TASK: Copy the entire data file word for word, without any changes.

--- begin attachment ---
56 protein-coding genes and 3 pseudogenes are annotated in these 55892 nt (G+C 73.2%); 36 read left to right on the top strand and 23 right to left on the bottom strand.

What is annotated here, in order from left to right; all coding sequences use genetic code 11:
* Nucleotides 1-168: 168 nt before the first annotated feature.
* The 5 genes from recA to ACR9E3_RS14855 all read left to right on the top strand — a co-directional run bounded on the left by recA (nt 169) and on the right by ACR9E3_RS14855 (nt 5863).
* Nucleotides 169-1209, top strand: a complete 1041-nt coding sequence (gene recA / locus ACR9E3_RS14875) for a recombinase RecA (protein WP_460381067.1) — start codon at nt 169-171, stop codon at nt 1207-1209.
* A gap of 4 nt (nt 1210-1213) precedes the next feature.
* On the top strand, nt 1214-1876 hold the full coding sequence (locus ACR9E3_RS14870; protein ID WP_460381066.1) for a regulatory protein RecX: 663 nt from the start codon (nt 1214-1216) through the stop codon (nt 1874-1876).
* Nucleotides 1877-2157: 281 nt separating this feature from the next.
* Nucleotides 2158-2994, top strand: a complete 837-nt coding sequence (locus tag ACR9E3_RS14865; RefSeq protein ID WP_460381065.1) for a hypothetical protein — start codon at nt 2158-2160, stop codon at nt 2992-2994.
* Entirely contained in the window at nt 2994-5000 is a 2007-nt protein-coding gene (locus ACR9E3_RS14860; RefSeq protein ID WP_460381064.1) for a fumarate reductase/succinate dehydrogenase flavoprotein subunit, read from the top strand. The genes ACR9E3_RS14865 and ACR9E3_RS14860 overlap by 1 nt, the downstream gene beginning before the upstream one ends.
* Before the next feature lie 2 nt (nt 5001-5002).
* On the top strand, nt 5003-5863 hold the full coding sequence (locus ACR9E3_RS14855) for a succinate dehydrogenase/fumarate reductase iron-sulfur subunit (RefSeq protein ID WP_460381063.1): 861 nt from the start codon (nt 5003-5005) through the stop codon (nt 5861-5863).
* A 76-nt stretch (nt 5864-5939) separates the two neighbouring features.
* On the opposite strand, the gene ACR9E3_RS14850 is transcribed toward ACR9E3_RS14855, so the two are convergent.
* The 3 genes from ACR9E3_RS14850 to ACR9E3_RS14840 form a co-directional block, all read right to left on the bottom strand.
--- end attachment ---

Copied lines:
56 protein-coding genes and 3 pseudogenes are annotated in these 55892 nt (G+C 73.2%); 36 read left to right on the top strand and 23 right to left on the bottom strand.

What is annotated here, in order from left to right; all coding sequences use genetic code 11:
* Nucleotides 1-168: 168 nt before the first annotated feature.
* The 5 genes from recA to ACR9E3_RS14855 all read left to right on the top strand — a co-directional run bounded on the left by recA (nt 169) and on the right by ACR9E3_RS14855 (nt 5863).
* Nucleotides 169-1209, top strand: a complete 1041-nt coding sequence (gene recA / locus ACR9E3_RS14875) for a recombinase RecA (protein WP_460381067.1) — start codon at nt 169-171, stop codon at nt 1207-1209.
* A gap of 4 nt (nt 1210-1213) precedes the next feature.
* On the top strand, nt 1214-1876 hold the full coding sequence (locus ACR9E3_RS14870; protein ID WP_460381066.1) for a regulatory protein RecX: 663 nt from the start codon (nt 1214-1216) through the stop codon (nt 1874-1876).
* Nucleotides 1877-2157: 281 nt separating this feature from the next.
* Nucleotides 2158-2994, top strand: a complete 837-nt coding sequence (locus tag ACR9E3_RS14865; RefSeq protein ID WP_460381065.1) for a hypothetical protein — start codon at nt 2158-2160, stop codon at nt 2992-2994.
* Entirely contained in the window at nt 2994-5000 is a 2007-nt protein-coding gene (locus ACR9E3_RS14860; RefSeq protein ID WP_460381064.1) for a fumarate reductase/succinate dehydrogenase flavoprotein subunit, read from the top strand. The genes ACR9E3_RS14865 and ACR9E3_RS14860 overlap by 1 nt, the downstream gene beginning before the upstream one ends.
* Before the next feature lie 2 nt (nt 5001-5002).
* On the top strand, nt 5003-5863 hold the full coding sequence (locus ACR9E3_RS14855) for a succinate dehydrogenase/fumarate reductase iron-sulfur subunit (RefSeq protein ID WP_460381063.1): 861 nt from the start codon (nt 5003-5005) through the stop codon (nt 5861-5863).
* A 76-nt stretch (nt 5864-5939) separates the two neighbouring features.
* On the opposite strand, the gene ACR9E3_RS14850 is transcribed toward ACR9E3_RS14855, so the two are convergent.
* The 3 genes from ACR9E3_RS14850 to ACR9E3_RS14840 form a co-directional block, all read right to left on the bottom strand.